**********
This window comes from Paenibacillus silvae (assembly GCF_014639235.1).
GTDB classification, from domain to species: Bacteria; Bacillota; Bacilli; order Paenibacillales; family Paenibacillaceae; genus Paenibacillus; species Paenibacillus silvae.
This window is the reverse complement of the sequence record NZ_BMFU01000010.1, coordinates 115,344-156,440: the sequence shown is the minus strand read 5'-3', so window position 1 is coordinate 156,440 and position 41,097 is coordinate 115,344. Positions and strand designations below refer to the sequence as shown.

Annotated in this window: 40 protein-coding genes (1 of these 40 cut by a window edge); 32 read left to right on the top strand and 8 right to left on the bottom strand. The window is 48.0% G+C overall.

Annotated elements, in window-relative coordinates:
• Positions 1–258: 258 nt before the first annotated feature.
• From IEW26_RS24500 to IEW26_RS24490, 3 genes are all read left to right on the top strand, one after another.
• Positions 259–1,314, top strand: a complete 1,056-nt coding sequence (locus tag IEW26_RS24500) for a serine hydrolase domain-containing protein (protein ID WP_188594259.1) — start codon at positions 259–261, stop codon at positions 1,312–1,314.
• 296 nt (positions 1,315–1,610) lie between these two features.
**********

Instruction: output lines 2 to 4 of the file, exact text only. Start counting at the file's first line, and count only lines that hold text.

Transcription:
GTDB classification, from domain to species: Bacteria; Bacillota; Bacilli; order Paenibacillales; family Paenibacillaceae; genus Paenibacillus; species Paenibacillus silvae.
This window is the reverse complement of the sequence record NZ_BMFU01000010.1, coordinates 115,344-156,440: the sequence shown is the minus strand read 5'-3', so window position 1 is coordinate 156,440 and position 41,097 is coordinate 115,344. Positions and strand designations below refer to the sequence as shown.

Annotated in this window: 40 protein-coding genes (1 of these 40 cut by a window edge); 32 read left to right on the top strand and 8 right to left on the bottom strand. The window is 48.0% G+C overall.